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Every single day we see stories across the mainstream media about the rise of Britain’s far-right and how it links with a broader shift happening across Europe and America.

And it isn’t just the traditional left-wing media either – they’re all at it. ‘British neo-Nazi group is a grave threat to our national security’ read the Daily Mail on 27th February, ‘Right-wing terrorism is being fuelled by online hate, anti-fascist group warns’ shouted ITV News on 1st March, and ‘Britain’s far-right keyboard warriors are taking advantage of our complacency’ claimed the New Statesman on 2nd March.

With the high-profile Finsbury Park mosque trial, the jailing of Britain First leaders Paul Golding and Jayda Fransen and before that the outlawing of National Action, the media have been having a field day recently – often equating Islam-inspired terrorism with the so-called far-right. Back in November ITV broadcast an hour-long “far right expose” and just days ago Assistant Commissioner of the Met Police Mark Rowley claimed Britain faced a “significant threat” from the extreme right. Every newspaper, radio station and TV channel from Land’s End to John O’Groats reported on his comments, beamed into the households of millions.

Now what actually constitutes the “far-right” is anyone’s guess – and when even Jacob Rees-Mogg is being labelled a “polite extremist” by supposedly respectable outlets then frankly the label is as broad as it ever has been. But that is perhaps a debate for another day.

The facts are that we have a clear and present threat, right? Well, that’s what the police commissioners and the mainstream media want you believe. But look a little closer and it becomes a lot less black and white.

This week the Home Office published a new statistical bulletin with updated facts and figures relating to UK terrorism up until 31st December 2017. One north east online newspaper, Asian Image, announced that extreme far-right activity had “surged” in its opening paragraph.

Yet the Home Office report didn’t show a far-right surge at all – what it showed was a “steady increase” over the past three years. That is quoted straight from the report. Steady is one of those god-awful words that is used to describe things of little significance. It certainly doesn’t marry up with the endless headlines being churned out daily by the media.


The statistics showed that, of the people in custody for terrorism-related offences, a huge 86 per cent of them held “Islamist extremist” views. That is almost nine in every ten prisoners. How many held far-right views? Nine per cent, yes just nine per cent. Followed closely by “other ideologies” on five per cent. Where are the headlines proclaiming that “the threat of other ideologies is on the rampage”? After all, this category has also increased steadily for the past three years as the chart (above) shows.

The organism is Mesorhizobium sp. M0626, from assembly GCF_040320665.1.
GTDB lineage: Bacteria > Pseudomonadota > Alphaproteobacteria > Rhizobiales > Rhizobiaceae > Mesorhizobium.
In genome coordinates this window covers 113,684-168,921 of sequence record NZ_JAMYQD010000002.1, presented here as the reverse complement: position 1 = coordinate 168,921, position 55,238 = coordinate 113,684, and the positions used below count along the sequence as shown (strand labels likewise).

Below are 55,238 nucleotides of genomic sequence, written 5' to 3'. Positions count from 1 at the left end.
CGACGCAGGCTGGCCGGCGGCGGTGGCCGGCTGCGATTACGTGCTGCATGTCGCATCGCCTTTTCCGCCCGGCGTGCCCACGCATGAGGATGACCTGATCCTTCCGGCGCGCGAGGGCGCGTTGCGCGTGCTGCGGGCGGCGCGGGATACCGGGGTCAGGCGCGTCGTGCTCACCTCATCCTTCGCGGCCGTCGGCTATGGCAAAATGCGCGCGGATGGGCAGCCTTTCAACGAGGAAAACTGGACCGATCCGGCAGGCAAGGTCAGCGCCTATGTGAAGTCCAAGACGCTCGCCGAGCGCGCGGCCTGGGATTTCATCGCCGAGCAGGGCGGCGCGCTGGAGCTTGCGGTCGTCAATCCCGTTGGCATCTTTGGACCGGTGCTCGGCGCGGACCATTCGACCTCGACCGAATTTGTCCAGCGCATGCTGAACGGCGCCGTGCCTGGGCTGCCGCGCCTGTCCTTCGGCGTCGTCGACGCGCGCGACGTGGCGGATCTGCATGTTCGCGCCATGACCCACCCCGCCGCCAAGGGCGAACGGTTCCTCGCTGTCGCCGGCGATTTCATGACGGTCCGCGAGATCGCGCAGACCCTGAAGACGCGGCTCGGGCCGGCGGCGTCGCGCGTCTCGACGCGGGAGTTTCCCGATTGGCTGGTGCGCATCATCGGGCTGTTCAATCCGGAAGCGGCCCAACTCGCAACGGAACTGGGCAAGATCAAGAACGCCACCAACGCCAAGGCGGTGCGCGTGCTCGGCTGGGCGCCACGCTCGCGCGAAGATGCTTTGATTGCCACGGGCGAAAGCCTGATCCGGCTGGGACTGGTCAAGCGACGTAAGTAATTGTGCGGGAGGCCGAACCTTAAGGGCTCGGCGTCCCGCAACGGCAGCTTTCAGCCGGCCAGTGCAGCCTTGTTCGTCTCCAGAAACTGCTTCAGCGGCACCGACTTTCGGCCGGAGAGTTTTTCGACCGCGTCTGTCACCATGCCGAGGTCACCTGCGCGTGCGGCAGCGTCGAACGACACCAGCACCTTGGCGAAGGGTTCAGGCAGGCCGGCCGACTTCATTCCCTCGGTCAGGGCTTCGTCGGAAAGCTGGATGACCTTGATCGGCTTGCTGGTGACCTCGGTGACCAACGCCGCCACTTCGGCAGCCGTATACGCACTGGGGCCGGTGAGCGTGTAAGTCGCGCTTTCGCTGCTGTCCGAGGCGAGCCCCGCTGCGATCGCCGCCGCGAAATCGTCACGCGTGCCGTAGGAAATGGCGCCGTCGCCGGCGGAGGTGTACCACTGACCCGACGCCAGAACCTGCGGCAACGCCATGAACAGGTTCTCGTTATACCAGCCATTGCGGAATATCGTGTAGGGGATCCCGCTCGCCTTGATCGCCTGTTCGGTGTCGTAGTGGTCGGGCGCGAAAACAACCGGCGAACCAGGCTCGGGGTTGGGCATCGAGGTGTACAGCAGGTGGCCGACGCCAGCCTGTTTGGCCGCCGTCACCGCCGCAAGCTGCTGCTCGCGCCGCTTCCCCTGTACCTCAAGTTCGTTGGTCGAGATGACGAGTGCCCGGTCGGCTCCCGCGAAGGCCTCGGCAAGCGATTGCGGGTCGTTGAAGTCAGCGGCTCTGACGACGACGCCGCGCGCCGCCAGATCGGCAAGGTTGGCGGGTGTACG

Overall, and largely down to the sickening Manchester, Westminster and London Bridge attacks, there were 224 persons in custody as of 31st December for terrorist-related activity – that is a 24 per cent increase on the previous year. Just 21 were considered “far-right”, up from 16 in the previous year.

True far-right extremists are every bit as hideous and twisted as their Islam-inspired counterparts. But is it worth getting a bit of perspective here? The Government’s own stats fail to point to any meaningful surge, nor an uprising, nor a significant rise in far-right extremism at all. They point to a steady increase, their words not ours.

So ask yourselves this: does the scale of press coverage and commentary fairly reflect the reality of the threat posed by far-right terrorism? If you conclude that, no, it does not; ask yourself why this may be? Why is the whole of the mainstream media pushing the same narrative so strongly down our throats? And, in doing so, how many impressionable and easily-guided members of the public is campaign helping to shape right across our land? Terrifying, huh?

To read the full report please visit this page.

Shy Society.
Standing up for those without a voice in Britain


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